The cast that fills out these roles are quite talented. Although it may not be an A-list picture, there are some decent size names involved in this one. Teri Polo is an actress who has been tied to some big Hollywood productions in the past, but it’s a shame that she has had few times to express her talents in truly challenging roles that were on as large of a scale as something like Meet the Parents
. Haunting at the Beacon
isn’t exactly Oscar award winning material, but Polo does put in a truly emotional performance that proves to be leaps and bounds ahead of this production. The actress manages at least one truly gut-wrenching emotional breakdown in the picture that perfectly explains the inner turmoil of her character. Is this really necessary for a ghost movie? Probably not, but kudos to the actress for stepping up to the plate and leaving such a revealing performance, even if it is in a product that is probably undeserving of it. The fan-favorite Michael Ironside also shows up in a very small, and thankless, role as a beat-cop who wanders in and out of the story. Despite the lack of Ironside, his small appearances are enough to give a certain amount of credibility to the project.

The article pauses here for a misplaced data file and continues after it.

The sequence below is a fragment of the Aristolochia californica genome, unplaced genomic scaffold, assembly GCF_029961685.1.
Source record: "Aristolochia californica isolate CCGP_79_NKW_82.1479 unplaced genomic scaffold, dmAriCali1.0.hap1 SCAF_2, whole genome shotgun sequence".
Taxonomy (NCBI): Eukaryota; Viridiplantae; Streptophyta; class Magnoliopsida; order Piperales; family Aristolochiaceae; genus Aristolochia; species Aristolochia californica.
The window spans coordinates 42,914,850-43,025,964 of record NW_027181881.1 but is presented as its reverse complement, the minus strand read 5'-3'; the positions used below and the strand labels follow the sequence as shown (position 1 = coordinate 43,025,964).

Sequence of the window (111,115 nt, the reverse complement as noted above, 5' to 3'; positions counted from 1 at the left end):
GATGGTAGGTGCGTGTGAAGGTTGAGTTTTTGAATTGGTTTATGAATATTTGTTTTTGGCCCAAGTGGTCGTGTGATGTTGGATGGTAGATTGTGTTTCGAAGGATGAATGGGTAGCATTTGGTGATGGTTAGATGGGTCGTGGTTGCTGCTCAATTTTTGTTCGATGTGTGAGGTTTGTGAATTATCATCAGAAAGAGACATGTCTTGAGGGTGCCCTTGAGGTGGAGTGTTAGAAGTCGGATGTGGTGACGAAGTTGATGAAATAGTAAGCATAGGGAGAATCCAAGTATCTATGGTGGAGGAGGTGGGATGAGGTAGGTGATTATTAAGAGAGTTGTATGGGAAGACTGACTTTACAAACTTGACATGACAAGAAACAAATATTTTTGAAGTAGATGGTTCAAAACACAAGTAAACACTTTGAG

The visual palette for the movie is a bit up and down. While a movie such as this one yearns for a moody and dark atmosphere, it is unfortunately shot in a rather generic tone for the most part. There are scenes which are completely the opposite, of course, and seem to be smothered in atmosphere and moodiness, but those scenes seem to be few and far between. When the movie is firing on all cylinders, the director manages to craft a very fine looking film that does a lot with its suspense. During those best moments the “scares” are built using a decent amount of finesse, and the overall product really starts to work. However, it all seems to be too little, too late, and the “scares” don’t get the reactions that they probably should. Still, the movie does deliver a tense pace and a crafty little narrative throughout. The ultimate payoff for the movie is the series of twists and turns that come about during the final twenty minutes. While the movie plays by a very generic rulebook up until the conclusion, they did manage to put together a very sordid series of twists that caught me, as a viewer, off guard. I hate even publicizing the “twists”, because its ultimately much more rewarding going into the picture knowing very little about them. Many will walk away confused and angry by the rather bizarre twists that come about, but it actually added a full point to the rating for me.
While I wouldn’t go calling Haunting at the Beacon
a great piece of modern horror, it does its job and certainly seems above the standard-line amongst other direct-to-video horror titles. Teri Polo makes the film worth watching based entirely on her “above and beyond the call” performance. I give the movie a solid three out of five.